Court of Appeal Refuses to Decide Whether IDEL Constitutes Constructive Dismissal at Common Law – Wrongful/Wrongful Dismissal

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Following the introduction of Infectious Disease Emergency Leave (“IDEL”) in Regulation 228/20 (the “By-Law”) adopted on May 29, 2020, in accordance with the Employment Standards Act 2000
(“ESA”), the common law of constructive dismissal is uncertain due to conflicting Ontario court decisions.

Background

The settlement states that non-union employees whose hours have been reduced or eliminated due to COVID-19 are deemed retroactively on IDEL. As stated in Article 50.1 of the
ESAa temporary reduction or elimination of an employee’s hours of work and/or wages due to COVID-19 does not constitute constructive dismissal during the “COVID-19 period”, which began (retroactively) on March 3, 2020 and which is currently set to expire on July 30, 2022.

The settlement has caused some confusion, as it prevents IDEL employees from bringing a claim for constructive dismissal under the ESA, contrary to the well-established principle that an employer does not have an inherent common law right to temporarily lay off an employee – even if it has complied with the provisions of the Layoff Act ESA (the employer should include a dismissal clause in the employment contract).

Normally, for the common law to be changed by statute, the statute would have to contain express language to that effect. As expressly stated in Article 8(1) of the ESA, “no civil recourse of an employee against his employer is affected by this law”. The regulations do not contain any wording that would alter this section of the ESA, leaving many wondering how the courts would interpret and apply the settlement. In previous blog posts, which can be found here and here, we too at DSF have considered this uncertainty.

Coutinho v. Ocular Health Center Ltd., 2021 ONSC 3076 (CanLII) (“Coutinho”)

The question of whether the Settlement precluded an employee from bringing a claim for constructive dismissal at common law was first brought before the Court of Coutinho. The court held that although the settlement prevented the employee from claiming damages under the
ESAthis did not prevent them from pursuing a constructive dismissal action at common law.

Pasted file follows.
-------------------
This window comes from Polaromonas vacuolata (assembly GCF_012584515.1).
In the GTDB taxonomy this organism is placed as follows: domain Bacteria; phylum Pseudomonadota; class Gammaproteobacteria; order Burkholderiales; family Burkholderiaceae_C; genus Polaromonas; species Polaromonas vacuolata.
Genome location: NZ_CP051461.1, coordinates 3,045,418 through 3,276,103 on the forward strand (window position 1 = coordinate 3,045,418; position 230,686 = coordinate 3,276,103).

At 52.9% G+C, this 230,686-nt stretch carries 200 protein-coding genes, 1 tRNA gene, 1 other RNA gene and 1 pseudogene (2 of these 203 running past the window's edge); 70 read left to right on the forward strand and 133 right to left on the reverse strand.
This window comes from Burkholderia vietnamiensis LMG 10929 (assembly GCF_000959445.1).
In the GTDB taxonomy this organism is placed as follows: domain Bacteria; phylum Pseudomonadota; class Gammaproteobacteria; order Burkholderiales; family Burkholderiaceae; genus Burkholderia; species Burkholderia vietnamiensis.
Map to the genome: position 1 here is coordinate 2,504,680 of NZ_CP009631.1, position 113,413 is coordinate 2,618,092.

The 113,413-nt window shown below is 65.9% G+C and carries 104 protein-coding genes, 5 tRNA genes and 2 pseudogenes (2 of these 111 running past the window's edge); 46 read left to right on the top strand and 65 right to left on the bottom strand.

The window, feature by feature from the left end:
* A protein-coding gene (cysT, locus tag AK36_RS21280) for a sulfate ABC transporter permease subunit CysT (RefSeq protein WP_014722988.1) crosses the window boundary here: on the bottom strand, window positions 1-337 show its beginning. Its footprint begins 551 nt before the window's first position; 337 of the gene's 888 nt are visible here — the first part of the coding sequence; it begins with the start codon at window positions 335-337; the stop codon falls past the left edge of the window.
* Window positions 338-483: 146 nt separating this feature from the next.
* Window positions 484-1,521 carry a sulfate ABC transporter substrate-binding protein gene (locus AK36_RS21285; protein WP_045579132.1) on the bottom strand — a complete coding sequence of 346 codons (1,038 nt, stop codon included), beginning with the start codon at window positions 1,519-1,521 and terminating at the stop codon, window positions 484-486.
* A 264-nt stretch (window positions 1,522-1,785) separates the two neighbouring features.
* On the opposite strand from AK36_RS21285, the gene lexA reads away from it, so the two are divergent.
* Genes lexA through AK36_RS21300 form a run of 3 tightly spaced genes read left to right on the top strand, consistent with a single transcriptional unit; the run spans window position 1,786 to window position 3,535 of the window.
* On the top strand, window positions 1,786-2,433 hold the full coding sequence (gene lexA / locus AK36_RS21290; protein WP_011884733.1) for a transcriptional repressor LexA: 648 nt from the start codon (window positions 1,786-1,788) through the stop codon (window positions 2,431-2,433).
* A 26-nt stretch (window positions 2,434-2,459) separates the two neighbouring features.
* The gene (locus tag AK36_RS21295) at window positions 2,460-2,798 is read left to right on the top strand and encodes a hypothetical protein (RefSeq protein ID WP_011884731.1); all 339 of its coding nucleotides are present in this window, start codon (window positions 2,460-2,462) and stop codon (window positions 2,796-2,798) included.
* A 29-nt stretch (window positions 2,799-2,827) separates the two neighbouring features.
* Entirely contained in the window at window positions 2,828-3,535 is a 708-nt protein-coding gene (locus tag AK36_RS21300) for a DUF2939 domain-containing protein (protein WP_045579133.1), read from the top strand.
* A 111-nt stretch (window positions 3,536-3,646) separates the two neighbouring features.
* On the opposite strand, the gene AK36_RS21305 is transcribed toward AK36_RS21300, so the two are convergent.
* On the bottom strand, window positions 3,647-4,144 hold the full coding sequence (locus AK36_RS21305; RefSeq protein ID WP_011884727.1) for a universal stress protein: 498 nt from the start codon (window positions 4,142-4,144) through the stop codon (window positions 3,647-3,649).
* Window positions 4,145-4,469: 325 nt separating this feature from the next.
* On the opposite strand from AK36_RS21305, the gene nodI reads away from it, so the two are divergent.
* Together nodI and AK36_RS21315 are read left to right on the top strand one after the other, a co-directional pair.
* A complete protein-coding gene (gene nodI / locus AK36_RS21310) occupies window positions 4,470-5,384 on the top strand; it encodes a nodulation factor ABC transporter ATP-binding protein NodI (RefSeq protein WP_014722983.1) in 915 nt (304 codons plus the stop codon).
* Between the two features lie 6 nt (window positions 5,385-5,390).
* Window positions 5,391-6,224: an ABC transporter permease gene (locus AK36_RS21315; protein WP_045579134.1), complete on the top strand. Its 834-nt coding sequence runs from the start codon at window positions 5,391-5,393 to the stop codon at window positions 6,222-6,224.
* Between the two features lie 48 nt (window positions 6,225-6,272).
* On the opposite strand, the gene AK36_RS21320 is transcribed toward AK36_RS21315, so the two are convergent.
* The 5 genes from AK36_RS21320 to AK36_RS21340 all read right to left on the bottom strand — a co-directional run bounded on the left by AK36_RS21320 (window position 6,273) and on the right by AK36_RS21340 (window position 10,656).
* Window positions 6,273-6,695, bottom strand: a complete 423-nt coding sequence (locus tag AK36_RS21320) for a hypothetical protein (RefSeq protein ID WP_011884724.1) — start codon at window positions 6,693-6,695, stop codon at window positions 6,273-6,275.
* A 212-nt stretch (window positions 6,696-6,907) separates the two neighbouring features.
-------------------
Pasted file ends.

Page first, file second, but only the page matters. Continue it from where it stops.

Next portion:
Thus, the court determined that the settlement did not affect an employee’s common law right to assert that a reduction in hours of work and/or wages constitutes constructive dismissal, which would give rise to damages. interest for wrongful dismissal.

For a more in-depth discussion of this decision, please see our previous blog post here.

Taylor v Hanley Hospitality Inc., 2021 ONSC 3135 (“taylor“)

The “certainty” provided by the court in
Coutinho however, did not last long following the Ontario Superior Court’s contradictory decision in taylor. Contrary to the decision of Coutinhothe Court determined that an employee on IDEL under the settlement was not entitled to claim a claim for constructive dismissal at common law.

Please see our previous blog post here for more details on this decision, and our blog post here to see our first analysis of the conflicting judgments.

Taylor v Hanley Hospitality Inc., 2022 ONCA 376

As expected, the Superior Court’s decision was appealed due to inconsistencies between the judgments in Coutinhoand taylor. The decision of the Court of Appeal was to clarify the law in this regard, however, the decision issued on May 12, 2022 ultimately did not do so.

The Court of Appeal reversed the trial judge’s decision on other unrelated grounds

related to the erroneous grant of a request under Rule 21 under the
Rules of civil procedure. Thus, no decision has been made as to whether section 50.1 of the ESA prevails over an employee’s common law right to claim constructive dismissal. The case and this question of law were sent back to the Superior Court for a new trial.

Current state of the law: employers beware

For now, Coutinho and Fogelman v IFG, 2021 ONSC 4042 are the governing authorities. In both decisions, the Superior Court found that section 50.1 and the Regulations do not oust an employee’s common law right to claim constructive dismissal.

While the law is by no means certain, employers should be aware that based on these rulings, many temporary layoffs due to COVID-19 could be considered illegal and eligible for wrongful dismissal damages.

The content of this article is intended to provide a general guide on the subject. Specialist advice should be sought regarding your particular situation.

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